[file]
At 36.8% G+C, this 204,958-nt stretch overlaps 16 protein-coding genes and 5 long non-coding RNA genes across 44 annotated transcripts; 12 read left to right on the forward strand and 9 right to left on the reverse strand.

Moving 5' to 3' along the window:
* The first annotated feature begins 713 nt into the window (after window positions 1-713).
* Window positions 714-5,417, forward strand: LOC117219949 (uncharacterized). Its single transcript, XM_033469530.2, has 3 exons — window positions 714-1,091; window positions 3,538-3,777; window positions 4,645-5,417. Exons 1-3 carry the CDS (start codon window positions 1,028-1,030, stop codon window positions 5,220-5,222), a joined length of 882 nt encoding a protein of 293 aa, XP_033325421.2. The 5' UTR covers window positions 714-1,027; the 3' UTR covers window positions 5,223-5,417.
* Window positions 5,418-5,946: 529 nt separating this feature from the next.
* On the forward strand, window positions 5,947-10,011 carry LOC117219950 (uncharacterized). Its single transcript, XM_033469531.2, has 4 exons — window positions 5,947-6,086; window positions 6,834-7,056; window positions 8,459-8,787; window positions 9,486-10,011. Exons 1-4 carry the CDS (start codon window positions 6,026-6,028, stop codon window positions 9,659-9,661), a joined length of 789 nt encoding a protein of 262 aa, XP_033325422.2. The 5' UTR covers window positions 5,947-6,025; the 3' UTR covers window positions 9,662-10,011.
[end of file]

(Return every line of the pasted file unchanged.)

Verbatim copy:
At 36.8% G+C, this 204,958-nt stretch overlaps 16 protein-coding genes and 5 long non-coding RNA genes across 44 annotated transcripts; 12 read left to right on the forward strand and 9 right to left on the reverse strand.

Moving 5' to 3' along the window:
* The first annotated feature begins 713 nt into the window (after window positions 1-713).
* Window positions 714-5,417, forward strand: LOC117219949 (uncharacterized). Its single transcript, XM_033469530.2, has 3 exons — window positions 714-1,091; window positions 3,538-3,777; window positions 4,645-5,417. Exons 1-3 carry the CDS (start codon window positions 1,028-1,030, stop codon window positions 5,220-5,222), a joined length of 882 nt encoding a protein of 293 aa, XP_033325421.2. The 5' UTR covers window positions 714-1,027; the 3' UTR covers window positions 5,223-5,417.
* Window positions 5,418-5,946: 529 nt separating this feature from the next.
* On the forward strand, window positions 5,947-10,011 carry LOC117219950 (uncharacterized). Its single transcript, XM_033469531.2, has 4 exons — window positions 5,947-6,086; window positions 6,834-7,056; window positions 8,459-8,787; window positions 9,486-10,011. Exons 1-4 carry the CDS (start codon window positions 6,026-6,028, stop codon window positions 9,659-9,661), a joined length of 789 nt encoding a protein of 262 aa, XP_033325422.2. The 5' UTR covers window positions 5,947-6,025; the 3' UTR covers window positions 9,662-10,011.